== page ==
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Allan Davis (Orica-GreenEdge).
Racing in Australia with hope of an offer
For many cyclists the uncertainty surrounding contracts is unlike ever before with teams folding left-right-and-centre at WorldTour and Pro-Continental level. Australian Allan Davis is one of many still holding out hope for a ride in 2014 following Orica-GreenEdge's decision not to renew his contract. When the Vuelta de España champion Chris Horner is still waiting for the same phone call with the offer of a ride next year, times must be tough.
Allan Davis has over thirty wins to his name and podium places at the world championships and Milan-San Remo. In his two years with GreenEdge, Davis had only a solitary win which came at the Bay Classic Series in Port Phillip Bay in 2012. While he wasn't winning races, he provided invaluable experience to the younger riders on the team and mentoring is something he is looking to explore in a post-riding career. Although Davis is still is keen to "continue racing for the next five years, or six!"
Davis has been riding and training in his adopted home of Spain with the goal of impressing in Australia over the coming months. This has included some novel approaches to getting back into top shape. "I've started running and did a half marathon after the season ended, I also got back in the gym. I've been back on the bike now for a month, doing a bit of track racing which has been good fun," Davis told Cyclingnews.
While Davis flirted with the plan of doing some six-day racing, the scheduling would have meant missing the opportunity to race on home roads. Economic pressure has extended to the velodrome and a resulted in a reduction in races. "Even six days racing has sort of disappeared. There's nothing at the moment. There is a bit on in January in the New Year but I'll be Australia until February," he said.
"I'm keeping my options open for next year, but I'm not sure yet. I'm concentrating on finding a team at the moment and staying on the road for next year. If I did the sixers, I'd have to stay here in January and that takes out everything with the road. I'm definitely contemplating it."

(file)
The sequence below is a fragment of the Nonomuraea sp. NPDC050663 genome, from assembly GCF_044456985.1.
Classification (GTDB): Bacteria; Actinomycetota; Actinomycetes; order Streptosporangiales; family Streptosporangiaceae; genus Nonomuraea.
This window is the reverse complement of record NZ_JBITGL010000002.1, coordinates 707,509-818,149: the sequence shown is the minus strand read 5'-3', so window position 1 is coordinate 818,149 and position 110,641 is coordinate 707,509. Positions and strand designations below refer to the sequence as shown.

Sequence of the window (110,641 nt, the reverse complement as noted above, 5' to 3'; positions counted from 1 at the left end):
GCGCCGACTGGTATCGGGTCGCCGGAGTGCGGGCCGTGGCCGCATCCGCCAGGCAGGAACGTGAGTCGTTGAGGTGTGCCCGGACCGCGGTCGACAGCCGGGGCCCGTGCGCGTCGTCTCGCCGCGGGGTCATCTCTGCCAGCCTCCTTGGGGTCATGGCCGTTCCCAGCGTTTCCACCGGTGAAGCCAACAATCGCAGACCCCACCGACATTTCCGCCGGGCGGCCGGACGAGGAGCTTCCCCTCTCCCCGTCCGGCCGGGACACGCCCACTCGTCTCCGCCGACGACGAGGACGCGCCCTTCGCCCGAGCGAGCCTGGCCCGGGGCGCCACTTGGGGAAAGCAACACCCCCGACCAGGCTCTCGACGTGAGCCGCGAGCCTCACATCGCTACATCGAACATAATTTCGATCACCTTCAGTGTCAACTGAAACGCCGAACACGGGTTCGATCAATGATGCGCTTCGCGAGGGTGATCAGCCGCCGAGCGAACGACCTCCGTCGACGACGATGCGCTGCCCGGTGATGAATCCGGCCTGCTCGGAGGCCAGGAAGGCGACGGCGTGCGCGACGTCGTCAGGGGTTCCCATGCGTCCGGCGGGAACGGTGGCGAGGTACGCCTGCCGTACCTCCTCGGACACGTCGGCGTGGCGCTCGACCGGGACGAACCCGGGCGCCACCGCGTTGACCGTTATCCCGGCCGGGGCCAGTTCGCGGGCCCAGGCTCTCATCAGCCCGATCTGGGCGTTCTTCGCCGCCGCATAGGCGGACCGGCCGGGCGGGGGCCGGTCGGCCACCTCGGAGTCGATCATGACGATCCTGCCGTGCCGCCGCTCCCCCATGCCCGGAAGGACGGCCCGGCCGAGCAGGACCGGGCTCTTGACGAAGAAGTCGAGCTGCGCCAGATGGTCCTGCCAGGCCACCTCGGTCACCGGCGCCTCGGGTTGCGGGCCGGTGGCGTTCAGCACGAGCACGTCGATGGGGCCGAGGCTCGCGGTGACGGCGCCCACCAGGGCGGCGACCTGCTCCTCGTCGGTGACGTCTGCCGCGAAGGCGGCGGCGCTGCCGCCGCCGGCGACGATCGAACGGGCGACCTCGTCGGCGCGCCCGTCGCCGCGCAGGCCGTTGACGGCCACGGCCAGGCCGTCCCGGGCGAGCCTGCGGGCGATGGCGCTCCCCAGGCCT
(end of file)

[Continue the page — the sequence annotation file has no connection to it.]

Davis is planning on finding his racing legs and getting back up to speed at the last race he won, the 'Bay Crits,' (Mitchelton Bay Cycling Classic) with the hope of a place at the Tour Down Under. There are places available on the UniSA team and Davis is looking to get his name down on the team sheet. "I'm ready to go for Tour Down Under and hopefully the (Jayco Herald) Sun Tour as well depending on selection. I know I'd be competitive in winning stages and doing what I normally do," he said.
With regular announcements by sponsors withdrawing financial support and the collapse of Fernando Alonso's attempt to buy the Euskaltel-Euskadi license, the annual challenge of negotiating contracts has intensified. Davis is hoping that a successful stint down under can eventuate in a deal for 2014 and beyond.
If Davis was forced into retirement there would be little regret over what he achieved. "I'm really proud of what I've achieved now in professional cycling. The only regret that I'd have is that I wouldn't be stopping on my terms due to the situation of the sport at the moment. There are a lot guys in the same boat and I'm not bitter or have a grudge against anyone," he explained.
In looking for permanent ride, Davis is keeping his options open and a return to an Australian team is a possibility. "I'd contemplate a NRS offer. I'd have to weigh it up obviously. I have a mortgage over here, a partner and baby. It's where I've lived since I was 17-years-old, I'd definitely consider it," he said.
"There are a few options I've contacted back home which would have been good. I think that there are, not only now, but in the future a lot of possibilities as well. I'd really love to share my experience, not only to Europeans but to Australians and it's something that I'd enjoy at this time of my career."
The loss of teams has not only affected the riders as Davis reflected on the upheaval in the sport. "No one that I've spoken to has said they have seen it like this and that’s speaking to the guys who have been in the sport for thirty years. Directors, soigneurs and mechanics. No one's seen it like this, ever. In saying that, 2015 is already looking to be on more of an up then what it is now," he explained.